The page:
The snow machines came in around four to pick up folks and extra dog food. Simulating how sleds get lighter as an expedition progresses, people could send home a bag. A former student of mine who’d moved to Iqaluit drove one of the skidoos. Small world. Once Eric and Matty drove off, the team gathered in the large group tent, the Emerald Igloo, to discuss the next day’s plans. We were alone together. We now had to look after each other since our instructors were gone. Matty wanted us to do one hard travel day of at least 10 nautical miles (18 kilometres) so we elected to take that on after our rest day.
Our big day dawned sunny, calm, and warm (minus 18). We put everything we’d learned into action and managed to covered our distance in 8 hours. We kept our breaks on track and everybody healthy. We were thrilled with the accomplishment. Another 8 nautical miles brought us within shouting distance of Iqaluit and we skied triumphantly “home” the next morning. We quickly unpacked, repacked, enjoyed one last lunch at Matty’s and headed to the hotel. Here hot showers waited as well as a grand celebration that evening. Now, a week later, the team is scattered back around globe and I’m sure are telling stories and showing pictures. For me, the training provided an excellent confidence building experience, some new ideas about clothing and gear, a new commitment to shakedown before expeditions, and some new avenues for polar dreams (and mountainous ones as well).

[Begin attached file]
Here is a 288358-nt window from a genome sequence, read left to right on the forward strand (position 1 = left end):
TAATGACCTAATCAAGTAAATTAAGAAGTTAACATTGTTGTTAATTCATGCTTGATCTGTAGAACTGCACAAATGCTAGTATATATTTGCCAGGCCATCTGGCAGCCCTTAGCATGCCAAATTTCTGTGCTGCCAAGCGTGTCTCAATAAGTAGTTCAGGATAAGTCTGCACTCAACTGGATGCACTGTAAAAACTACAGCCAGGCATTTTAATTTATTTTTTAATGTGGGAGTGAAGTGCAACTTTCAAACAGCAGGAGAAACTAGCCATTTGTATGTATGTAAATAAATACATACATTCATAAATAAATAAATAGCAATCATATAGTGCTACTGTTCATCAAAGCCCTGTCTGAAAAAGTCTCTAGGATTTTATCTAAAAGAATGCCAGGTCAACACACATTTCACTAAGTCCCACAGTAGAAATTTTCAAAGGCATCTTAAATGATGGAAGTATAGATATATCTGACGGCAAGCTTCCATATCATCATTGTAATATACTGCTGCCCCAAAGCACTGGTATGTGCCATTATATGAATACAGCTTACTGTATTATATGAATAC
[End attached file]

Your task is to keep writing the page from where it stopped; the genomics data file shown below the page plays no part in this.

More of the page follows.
One teammate Antony is still up exploring in Baffin Island-you can follow his travels at
http://www.antonyjinman.com/index.php?s=special and another teammate, Pinar, has posted a wonderful photo journal of the trip at http://picasaweb.google.com/pinar.ayata/BaffinIsland#
So, my hands are numb so I should stop typing and give them a break. I’m off to Alberta tomorrow and a great excitement for the week is getting to present at my niece Rayne’s school. Thanks for coming along!